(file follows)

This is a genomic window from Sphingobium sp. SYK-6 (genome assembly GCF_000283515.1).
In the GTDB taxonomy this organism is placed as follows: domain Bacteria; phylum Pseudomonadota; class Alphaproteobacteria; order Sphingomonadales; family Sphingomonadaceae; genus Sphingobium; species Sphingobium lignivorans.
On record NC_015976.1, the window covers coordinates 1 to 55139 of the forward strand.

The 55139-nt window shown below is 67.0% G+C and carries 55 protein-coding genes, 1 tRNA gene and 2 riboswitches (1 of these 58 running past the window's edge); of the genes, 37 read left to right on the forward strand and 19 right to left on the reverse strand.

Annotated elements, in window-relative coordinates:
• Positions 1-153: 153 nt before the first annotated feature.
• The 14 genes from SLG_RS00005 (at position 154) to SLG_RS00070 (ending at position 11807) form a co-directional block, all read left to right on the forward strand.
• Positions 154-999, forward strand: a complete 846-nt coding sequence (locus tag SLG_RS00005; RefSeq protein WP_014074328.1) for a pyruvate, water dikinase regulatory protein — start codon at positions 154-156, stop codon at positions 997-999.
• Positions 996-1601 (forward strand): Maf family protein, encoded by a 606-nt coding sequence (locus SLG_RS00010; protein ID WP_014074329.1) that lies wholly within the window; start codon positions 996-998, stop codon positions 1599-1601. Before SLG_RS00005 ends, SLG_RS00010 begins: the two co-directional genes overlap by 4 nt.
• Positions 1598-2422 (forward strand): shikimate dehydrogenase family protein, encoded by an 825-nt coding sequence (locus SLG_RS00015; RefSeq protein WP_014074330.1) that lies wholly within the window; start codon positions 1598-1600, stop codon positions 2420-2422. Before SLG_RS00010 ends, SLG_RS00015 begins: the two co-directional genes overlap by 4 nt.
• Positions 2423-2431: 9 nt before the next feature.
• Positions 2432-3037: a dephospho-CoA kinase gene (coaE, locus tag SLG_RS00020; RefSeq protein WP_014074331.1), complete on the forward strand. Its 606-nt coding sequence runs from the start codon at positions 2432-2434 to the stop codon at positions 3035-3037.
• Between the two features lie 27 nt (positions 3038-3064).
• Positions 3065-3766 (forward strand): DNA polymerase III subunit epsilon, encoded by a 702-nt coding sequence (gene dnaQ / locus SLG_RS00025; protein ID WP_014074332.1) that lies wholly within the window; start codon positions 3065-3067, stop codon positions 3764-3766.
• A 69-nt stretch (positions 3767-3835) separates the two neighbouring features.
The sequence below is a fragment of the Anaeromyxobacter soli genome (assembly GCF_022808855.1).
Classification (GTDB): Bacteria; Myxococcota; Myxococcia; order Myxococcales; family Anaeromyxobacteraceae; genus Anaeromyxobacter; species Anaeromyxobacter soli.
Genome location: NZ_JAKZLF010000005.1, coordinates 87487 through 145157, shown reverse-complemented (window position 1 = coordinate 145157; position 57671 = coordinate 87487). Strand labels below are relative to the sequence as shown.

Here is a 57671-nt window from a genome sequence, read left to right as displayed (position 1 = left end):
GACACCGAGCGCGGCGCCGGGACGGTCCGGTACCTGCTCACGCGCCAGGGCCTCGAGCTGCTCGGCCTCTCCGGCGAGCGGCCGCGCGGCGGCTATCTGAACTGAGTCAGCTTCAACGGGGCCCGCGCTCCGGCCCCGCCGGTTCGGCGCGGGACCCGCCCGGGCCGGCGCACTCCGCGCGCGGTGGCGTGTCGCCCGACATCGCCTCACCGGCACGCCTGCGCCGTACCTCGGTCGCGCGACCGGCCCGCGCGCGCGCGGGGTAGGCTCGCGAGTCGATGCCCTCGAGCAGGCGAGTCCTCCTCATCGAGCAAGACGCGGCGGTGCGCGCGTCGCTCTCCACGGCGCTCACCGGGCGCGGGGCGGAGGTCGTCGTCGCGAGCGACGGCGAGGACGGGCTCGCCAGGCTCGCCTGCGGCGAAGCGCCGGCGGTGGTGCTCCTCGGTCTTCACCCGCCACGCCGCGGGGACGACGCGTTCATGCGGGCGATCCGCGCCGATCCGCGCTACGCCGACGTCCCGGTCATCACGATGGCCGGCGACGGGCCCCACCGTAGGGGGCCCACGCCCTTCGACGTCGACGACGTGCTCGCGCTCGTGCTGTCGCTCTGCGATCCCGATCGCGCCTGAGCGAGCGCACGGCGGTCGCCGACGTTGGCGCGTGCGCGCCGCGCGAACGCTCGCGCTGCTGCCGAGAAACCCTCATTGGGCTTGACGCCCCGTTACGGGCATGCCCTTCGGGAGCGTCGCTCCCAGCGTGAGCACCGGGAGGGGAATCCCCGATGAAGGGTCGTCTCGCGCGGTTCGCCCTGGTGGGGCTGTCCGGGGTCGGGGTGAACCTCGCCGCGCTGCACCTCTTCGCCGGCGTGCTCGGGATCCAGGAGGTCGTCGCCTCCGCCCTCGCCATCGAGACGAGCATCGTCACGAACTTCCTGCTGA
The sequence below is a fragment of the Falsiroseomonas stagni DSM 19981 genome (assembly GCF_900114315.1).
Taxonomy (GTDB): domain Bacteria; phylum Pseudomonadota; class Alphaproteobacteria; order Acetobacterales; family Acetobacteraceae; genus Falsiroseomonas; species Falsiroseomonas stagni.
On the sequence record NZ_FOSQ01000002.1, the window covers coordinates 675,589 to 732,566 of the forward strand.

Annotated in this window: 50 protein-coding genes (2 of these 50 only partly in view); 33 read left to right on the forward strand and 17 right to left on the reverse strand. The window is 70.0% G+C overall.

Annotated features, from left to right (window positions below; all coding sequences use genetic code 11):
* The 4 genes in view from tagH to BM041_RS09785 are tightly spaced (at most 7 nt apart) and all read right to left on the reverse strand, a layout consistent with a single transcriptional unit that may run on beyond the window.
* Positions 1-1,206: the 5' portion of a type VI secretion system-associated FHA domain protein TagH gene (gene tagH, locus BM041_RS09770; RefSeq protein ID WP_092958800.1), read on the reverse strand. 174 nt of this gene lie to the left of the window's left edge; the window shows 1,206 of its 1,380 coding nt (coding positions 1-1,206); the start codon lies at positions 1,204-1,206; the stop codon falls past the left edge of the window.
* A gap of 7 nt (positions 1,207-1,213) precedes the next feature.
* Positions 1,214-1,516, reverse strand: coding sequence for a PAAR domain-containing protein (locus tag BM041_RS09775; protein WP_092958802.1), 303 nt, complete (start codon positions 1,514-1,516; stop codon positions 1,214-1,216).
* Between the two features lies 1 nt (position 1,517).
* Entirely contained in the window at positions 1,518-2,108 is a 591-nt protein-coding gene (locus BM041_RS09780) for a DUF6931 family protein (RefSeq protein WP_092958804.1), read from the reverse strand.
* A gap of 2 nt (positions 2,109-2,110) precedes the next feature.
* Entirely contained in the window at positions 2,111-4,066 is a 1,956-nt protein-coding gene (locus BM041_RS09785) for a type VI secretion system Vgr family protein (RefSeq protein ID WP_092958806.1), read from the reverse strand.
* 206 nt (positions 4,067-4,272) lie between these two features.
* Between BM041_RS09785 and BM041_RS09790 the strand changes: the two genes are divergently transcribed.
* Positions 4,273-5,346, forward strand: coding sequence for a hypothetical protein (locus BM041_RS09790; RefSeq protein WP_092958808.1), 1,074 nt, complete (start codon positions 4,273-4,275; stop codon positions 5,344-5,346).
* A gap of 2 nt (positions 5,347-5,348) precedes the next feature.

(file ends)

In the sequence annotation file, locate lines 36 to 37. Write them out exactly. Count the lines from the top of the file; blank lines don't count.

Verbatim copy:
* Positions 4,273-5,346, forward strand: coding sequence for a hypothetical protein (locus BM041_RS09790; RefSeq protein WP_092958808.1), 1,074 nt, complete (start codon positions 4,273-4,275; stop codon positions 5,344-5,346).
* A gap of 2 nt (positions 5,347-5,348) precedes the next feature.